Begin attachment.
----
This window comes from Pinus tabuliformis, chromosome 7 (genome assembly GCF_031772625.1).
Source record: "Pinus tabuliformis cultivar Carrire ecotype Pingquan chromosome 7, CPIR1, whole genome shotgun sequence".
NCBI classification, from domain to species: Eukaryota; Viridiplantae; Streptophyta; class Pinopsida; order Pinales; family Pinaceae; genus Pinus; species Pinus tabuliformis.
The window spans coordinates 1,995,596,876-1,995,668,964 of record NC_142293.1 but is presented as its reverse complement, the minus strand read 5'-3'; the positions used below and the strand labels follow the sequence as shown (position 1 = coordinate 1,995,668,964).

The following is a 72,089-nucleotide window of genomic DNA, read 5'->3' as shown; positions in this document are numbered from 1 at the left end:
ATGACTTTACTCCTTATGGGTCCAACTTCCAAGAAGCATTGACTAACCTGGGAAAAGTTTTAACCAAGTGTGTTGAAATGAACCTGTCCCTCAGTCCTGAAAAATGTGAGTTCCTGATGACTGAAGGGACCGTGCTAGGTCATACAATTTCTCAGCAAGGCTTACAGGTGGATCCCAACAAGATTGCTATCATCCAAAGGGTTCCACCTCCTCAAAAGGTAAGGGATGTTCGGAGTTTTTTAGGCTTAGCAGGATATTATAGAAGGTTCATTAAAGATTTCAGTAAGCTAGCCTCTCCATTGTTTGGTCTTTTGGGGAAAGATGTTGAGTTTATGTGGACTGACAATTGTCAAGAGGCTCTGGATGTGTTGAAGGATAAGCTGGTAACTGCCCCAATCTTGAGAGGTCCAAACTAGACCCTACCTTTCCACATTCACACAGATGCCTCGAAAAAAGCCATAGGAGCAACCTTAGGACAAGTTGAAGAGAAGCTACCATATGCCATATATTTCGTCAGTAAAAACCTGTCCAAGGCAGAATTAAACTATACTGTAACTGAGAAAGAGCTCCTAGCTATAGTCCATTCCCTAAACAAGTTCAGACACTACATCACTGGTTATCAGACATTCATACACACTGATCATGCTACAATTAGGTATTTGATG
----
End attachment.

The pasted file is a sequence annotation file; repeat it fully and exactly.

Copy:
This window comes from Pinus tabuliformis, chromosome 7 (genome assembly GCF_031772625.1).
Source record: "Pinus tabuliformis cultivar Carrire ecotype Pingquan chromosome 7, CPIR1, whole genome shotgun sequence".
NCBI classification, from domain to species: Eukaryota; Viridiplantae; Streptophyta; class Pinopsida; order Pinales; family Pinaceae; genus Pinus; species Pinus tabuliformis.
The window spans coordinates 1,995,596,876-1,995,668,964 of record NC_142293.1 but is presented as its reverse complement, the minus strand read 5'-3'; the positions used below and the strand labels follow the sequence as shown (position 1 = coordinate 1,995,668,964).

The following is a 72,089-nucleotide window of genomic DNA, read 5'->3' as shown; positions in this document are numbered from 1 at the left end:
ATGACTTTACTCCTTATGGGTCCAACTTCCAAGAAGCATTGACTAACCTGGGAAAAGTTTTAACCAAGTGTGTTGAAATGAACCTGTCCCTCAGTCCTGAAAAATGTGAGTTCCTGATGACTGAAGGGACCGTGCTAGGTCATACAATTTCTCAGCAAGGCTTACAGGTGGATCCCAACAAGATTGCTATCATCCAAAGGGTTCCACCTCCTCAAAAGGTAAGGGATGTTCGGAGTTTTTTAGGCTTAGCAGGATATTATAGAAGGTTCATTAAAGATTTCAGTAAGCTAGCCTCTCCATTGTTTGGTCTTTTGGGGAAAGATGTTGAGTTTATGTGGACTGACAATTGTCAAGAGGCTCTGGATGTGTTGAAGGATAAGCTGGTAACTGCCCCAATCTTGAGAGGTCCAAACTAGACCCTACCTTTCCACATTCACACAGATGCCTCGAAAAAAGCCATAGGAGCAACCTTAGGACAAGTTGAAGAGAAGCTACCATATGCCATATATTTCGTCAGTAAAAACCTGTCCAAGGCAGAATTAAACTATACTGTAACTGAGAAAGAGCTCCTAGCTATAGTCCATTCCCTAAACAAGTTCAGACACTACATCACTGGTTATCAGACATTCATACACACTGATCATGCTACAATTAGGTATTTGATG